Originally posted on LinkedIn

I am not a man of politics. Personally I find it all too disconcerting, more problematic than useful. I would certainly like to see those in power adopt a far more pragmatic and strategic long-term vision, rather than their often narrow-sighted requirement dictated by their four-year term. With that said, here are some of the implications for globalization, innovation, and sustainability of the UK’s departure, effective today.

  • Work, travel, health insurance, pension, and licences. These will remain valid for the time being during the transition period which ends on 31st Dec 2020. Work and general living situation will remain during the transition period. Pensions will continue to be paid beyond the transition period, regardless of where you live as long as you are in receipt before 2020. Beyond this, it is dependent upon what the UK is able to negotiate. The UK will pay around £30bn during its withdrawal from the EU.
  • No more involvement in EU affairs – unless by special invitation. This means no more EU summits and no more say on EU affairs, making Germany and France key arbitrators for the EU. UK has been forced out of all EU political liaison agencies and institutions. MEPs have lost their seats. Incidentally, three million 50p commemorative coins have entered circulation effective 31st January 2020. An interesting side fact: back on 31 October, the date Brexit was previously meant to happen, the government had planned to introduce a similar coin. Those coins had to be melted down and recycled after the deadline was extended.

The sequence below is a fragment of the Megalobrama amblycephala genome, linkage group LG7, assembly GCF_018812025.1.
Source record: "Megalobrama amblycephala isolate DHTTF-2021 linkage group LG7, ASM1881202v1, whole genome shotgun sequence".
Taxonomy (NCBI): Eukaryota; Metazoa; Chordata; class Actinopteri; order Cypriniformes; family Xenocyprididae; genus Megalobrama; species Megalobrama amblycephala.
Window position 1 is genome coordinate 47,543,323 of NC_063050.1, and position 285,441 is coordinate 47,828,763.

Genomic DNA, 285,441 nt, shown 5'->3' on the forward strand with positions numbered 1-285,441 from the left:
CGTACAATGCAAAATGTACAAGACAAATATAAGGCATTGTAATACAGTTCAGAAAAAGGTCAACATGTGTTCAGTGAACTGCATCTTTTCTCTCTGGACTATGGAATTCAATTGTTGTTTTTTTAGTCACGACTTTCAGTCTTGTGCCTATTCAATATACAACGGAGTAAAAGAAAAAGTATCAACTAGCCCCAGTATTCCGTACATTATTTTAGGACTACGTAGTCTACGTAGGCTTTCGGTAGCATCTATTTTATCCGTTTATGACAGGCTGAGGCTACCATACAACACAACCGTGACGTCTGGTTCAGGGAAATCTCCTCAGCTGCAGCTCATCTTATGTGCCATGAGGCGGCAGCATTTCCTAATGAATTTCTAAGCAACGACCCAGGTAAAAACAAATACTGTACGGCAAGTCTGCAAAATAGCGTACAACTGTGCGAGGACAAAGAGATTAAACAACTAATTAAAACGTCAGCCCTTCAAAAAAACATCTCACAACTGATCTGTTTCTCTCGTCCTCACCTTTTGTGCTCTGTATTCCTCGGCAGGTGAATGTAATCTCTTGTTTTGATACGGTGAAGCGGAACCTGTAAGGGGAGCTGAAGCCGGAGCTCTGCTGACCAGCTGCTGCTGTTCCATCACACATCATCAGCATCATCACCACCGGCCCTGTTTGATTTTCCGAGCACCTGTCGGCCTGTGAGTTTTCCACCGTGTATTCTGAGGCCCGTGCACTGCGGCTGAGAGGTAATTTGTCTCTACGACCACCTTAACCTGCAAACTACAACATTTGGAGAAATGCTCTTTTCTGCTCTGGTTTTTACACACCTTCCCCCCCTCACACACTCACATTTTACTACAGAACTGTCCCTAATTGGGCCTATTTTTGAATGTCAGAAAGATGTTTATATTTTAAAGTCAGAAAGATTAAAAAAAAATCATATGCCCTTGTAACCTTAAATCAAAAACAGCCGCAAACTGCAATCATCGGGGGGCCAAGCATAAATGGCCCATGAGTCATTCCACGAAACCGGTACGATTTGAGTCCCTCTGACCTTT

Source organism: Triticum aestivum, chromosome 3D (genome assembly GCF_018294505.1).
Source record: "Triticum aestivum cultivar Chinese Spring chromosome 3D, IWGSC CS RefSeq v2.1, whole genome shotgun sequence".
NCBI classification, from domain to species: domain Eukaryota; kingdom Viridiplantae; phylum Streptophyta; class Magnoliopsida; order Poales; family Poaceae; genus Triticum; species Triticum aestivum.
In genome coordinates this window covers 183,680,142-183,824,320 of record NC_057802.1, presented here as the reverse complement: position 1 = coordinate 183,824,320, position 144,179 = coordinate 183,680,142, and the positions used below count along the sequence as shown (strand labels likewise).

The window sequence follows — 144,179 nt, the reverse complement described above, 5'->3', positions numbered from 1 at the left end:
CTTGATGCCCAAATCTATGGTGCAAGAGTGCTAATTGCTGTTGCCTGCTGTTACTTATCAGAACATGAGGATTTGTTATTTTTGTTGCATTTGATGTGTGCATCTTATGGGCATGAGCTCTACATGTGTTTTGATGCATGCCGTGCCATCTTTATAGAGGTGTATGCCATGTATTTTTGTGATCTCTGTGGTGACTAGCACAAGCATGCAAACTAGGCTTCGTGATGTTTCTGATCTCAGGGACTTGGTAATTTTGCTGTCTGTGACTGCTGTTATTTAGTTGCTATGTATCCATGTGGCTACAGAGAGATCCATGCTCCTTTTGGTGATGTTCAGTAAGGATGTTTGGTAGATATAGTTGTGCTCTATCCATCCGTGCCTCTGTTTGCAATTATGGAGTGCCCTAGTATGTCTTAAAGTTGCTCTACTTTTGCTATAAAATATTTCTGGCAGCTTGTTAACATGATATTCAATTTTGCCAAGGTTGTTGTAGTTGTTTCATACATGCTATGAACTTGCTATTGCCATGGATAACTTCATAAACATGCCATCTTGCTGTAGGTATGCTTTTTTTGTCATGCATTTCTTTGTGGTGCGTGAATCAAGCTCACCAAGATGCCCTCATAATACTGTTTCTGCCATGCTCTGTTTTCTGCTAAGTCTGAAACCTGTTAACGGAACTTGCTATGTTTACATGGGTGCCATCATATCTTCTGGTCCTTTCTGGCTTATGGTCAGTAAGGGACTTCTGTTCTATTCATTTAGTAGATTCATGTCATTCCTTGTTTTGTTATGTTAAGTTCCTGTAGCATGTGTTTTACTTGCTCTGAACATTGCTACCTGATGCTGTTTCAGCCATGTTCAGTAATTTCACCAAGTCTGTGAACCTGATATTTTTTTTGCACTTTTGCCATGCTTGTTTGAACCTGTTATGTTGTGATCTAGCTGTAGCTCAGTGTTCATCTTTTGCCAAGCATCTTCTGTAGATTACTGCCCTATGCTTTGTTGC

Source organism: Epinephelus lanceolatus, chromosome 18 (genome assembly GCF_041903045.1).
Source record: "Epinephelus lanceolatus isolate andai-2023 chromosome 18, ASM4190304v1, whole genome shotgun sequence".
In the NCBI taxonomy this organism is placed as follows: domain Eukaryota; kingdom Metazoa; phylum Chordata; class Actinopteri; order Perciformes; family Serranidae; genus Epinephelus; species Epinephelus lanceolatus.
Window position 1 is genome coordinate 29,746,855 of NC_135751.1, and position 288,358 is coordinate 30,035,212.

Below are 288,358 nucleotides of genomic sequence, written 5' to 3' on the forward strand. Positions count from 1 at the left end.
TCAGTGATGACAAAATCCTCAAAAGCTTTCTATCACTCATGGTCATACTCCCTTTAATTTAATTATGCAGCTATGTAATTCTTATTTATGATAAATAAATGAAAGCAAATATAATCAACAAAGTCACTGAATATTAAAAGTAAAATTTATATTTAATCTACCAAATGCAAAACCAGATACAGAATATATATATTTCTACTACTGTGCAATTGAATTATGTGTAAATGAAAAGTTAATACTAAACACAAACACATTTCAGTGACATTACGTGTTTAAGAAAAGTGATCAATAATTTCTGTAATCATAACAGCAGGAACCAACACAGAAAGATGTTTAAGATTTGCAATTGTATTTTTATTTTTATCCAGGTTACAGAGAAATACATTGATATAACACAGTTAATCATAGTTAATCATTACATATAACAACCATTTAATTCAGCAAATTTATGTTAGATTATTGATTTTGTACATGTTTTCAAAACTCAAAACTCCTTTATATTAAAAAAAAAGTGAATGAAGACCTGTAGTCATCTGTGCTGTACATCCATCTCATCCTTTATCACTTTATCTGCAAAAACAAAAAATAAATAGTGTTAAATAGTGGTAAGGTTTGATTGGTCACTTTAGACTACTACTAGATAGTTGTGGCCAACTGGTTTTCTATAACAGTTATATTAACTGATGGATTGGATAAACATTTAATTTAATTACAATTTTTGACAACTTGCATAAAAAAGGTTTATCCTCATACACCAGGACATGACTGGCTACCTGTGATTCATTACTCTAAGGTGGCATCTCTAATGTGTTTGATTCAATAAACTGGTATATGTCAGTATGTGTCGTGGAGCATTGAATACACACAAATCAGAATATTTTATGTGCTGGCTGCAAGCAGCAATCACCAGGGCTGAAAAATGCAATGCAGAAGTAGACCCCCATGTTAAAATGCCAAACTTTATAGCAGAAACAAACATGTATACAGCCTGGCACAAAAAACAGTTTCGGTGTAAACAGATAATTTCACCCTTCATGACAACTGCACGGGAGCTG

• New passports. Instead of the familiar burgundy document, there will be a return to the blue passports. Extradition treaties with the UK come to an end. Unless you are a wanted criminal, this is unlikely to be of significance for most people, although border security between Ireland and Northern Ireland (UK) will mean a return to the unionist vs nationalist squabbles of whether Northern Ireland state should be re-unified with the sovereign Republic of Ireland. There are a great number of tax implications here as Ireland is seen as a tax haven in Europe. Boris Johnson removed from the withdrawal agreement the backstop placed by Theresa May between the two nations when he came to power in 2019.
  • Law enforcement, customs and aviation standards, access to fisheries, supplies, data sharing and security. Further implications of Brexit is that UK-EU relationships will need to be re-negotiated over and above trade. With the transition period unlikely to be extended, there is much to do. After 47 years in the EU, hundreds of agreements will need to be reworked. It will certainly keep the lawyers busy this 2020.
  • Trade. Arguably the biggest piece of this puzzle and thus worthy of its own entry into this list. UK will need to revisit and most likely re-negotiate most of its international trade agreements with countries like the USA and as far-ranging as Australia. Much ground will need to be covered in the pending eleven months available. Failing to reach an agreement with EU countries before the end of the year will mean that tariffs will be placed on UK goods. This will stifle innovation and have implications for global trade.